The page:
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The uniquely patterned White-headed Woodpecker is restricted to mixed-coniferous forests dominated by pines (Pinus) in the mountains of far-western North America, from south-central British Columbia (where rare) to southern California. Early observational studies indicated that pine seeds are an important part of its diet, though research in northern locales has revealed a greater dependency on arthropods in some regions. The species is closely associated with ponderosa pine (Pinus ponderosa) throughout its range, and Jeffrey pine (P. jeffreyi), sugar pine (P. lambertiana), and Coulter pine (P. coulteri) in the southern portion of its range. Its diverse foraging repertoire includes flaking and gleaning of the trunk and branch surfaces of living conifers, drilling into dead wood for wood-boring beetle larvae, as well as probing of needle clusters and drilling sap wells to feed on tree sap.
This species is a territorial, non-migratory, monogamous breeder, and there is some evidence that pair bonds persist year-round. Pairs usually excavate nest cavities in snags, stumps, logs, or dead portions of living trees; cavities are typically lower than those of sympatric woodpecker species, often within 3 meters of the ground. Modern forestry practices, including clearcutting, even-age stand management, snag removal, and fire suppression are thought to have contributed to local declines of this species, particularly north of California. However, some forest management is tolerated, and perhaps even selected for by this species. Studies in managed ponderosa pine forests have found White-headed Woodpecker breeding successfully and with individuals occupying the same territories for up to 9 consecutive years, even after recent timber harvest. Limiting factors in such areas may include the availability of well-decayed snags for nesting, although more study is needed. Recent studies have also found this species in recently burned forest.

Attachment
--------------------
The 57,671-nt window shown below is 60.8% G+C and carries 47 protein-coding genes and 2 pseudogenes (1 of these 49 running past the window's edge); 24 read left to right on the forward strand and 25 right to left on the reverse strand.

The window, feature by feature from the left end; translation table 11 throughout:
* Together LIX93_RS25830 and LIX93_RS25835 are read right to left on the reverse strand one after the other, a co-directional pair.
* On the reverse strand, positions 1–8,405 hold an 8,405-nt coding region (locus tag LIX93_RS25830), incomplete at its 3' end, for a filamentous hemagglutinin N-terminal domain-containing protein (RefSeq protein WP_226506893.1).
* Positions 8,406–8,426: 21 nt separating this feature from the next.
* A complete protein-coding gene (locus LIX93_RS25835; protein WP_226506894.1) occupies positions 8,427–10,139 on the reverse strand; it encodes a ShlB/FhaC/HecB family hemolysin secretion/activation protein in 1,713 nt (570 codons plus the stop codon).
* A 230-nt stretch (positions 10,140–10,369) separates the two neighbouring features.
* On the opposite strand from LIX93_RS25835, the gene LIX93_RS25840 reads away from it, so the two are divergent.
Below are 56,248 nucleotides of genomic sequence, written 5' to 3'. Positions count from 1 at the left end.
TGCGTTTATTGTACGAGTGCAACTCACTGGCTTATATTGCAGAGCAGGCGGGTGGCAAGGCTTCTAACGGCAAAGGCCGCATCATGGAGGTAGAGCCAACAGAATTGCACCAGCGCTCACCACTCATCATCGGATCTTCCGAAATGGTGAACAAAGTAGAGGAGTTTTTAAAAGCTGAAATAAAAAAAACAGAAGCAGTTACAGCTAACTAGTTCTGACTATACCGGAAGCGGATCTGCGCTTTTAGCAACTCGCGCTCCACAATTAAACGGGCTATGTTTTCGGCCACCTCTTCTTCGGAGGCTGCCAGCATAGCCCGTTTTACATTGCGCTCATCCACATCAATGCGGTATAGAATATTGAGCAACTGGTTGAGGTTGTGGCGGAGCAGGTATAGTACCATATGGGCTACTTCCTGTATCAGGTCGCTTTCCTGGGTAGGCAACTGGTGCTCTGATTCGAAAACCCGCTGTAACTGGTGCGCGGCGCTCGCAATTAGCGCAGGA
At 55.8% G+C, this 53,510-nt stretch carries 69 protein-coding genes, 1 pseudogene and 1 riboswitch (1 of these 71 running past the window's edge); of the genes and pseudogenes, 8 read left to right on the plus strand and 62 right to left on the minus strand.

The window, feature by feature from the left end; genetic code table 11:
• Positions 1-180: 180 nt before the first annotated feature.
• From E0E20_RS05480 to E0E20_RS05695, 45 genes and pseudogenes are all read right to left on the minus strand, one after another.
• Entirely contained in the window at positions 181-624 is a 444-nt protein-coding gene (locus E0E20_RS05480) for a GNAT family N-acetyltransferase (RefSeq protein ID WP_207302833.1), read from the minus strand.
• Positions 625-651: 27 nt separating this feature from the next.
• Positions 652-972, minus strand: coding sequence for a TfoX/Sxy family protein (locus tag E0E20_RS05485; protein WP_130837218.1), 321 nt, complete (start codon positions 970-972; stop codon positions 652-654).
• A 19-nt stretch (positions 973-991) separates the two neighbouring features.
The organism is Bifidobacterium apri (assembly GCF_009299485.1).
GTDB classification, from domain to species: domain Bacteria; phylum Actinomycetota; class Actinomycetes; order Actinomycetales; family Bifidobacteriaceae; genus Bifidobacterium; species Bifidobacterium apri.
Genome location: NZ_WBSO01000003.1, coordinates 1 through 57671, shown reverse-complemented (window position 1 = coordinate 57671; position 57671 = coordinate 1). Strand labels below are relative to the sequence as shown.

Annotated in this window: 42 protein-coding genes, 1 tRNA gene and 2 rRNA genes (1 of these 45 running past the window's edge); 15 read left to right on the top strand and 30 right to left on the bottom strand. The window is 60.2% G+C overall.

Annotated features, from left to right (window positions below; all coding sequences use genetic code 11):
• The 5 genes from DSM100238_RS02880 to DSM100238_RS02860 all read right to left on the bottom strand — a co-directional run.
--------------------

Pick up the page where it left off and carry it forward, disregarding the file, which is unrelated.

The relationships of the White-headed Woodpecker to other “pied woodpeckers” are well studied—its closest relatives being Arizona Woodpecker (Dryobates arizonae), Strickland's Woodpecker (D. stricklandi), and Hairy Woodpecker (D. villosus). This woodpecker was originally described by John Cassin (1) from a specimen secured by John Graham Bell in the Gold Rush country of the west slope of the Sierra Nevada in El Dorado County, California. A weakly differentiated subspecies (gravirostris) from the mountains of southern California was described by Grinnell (2).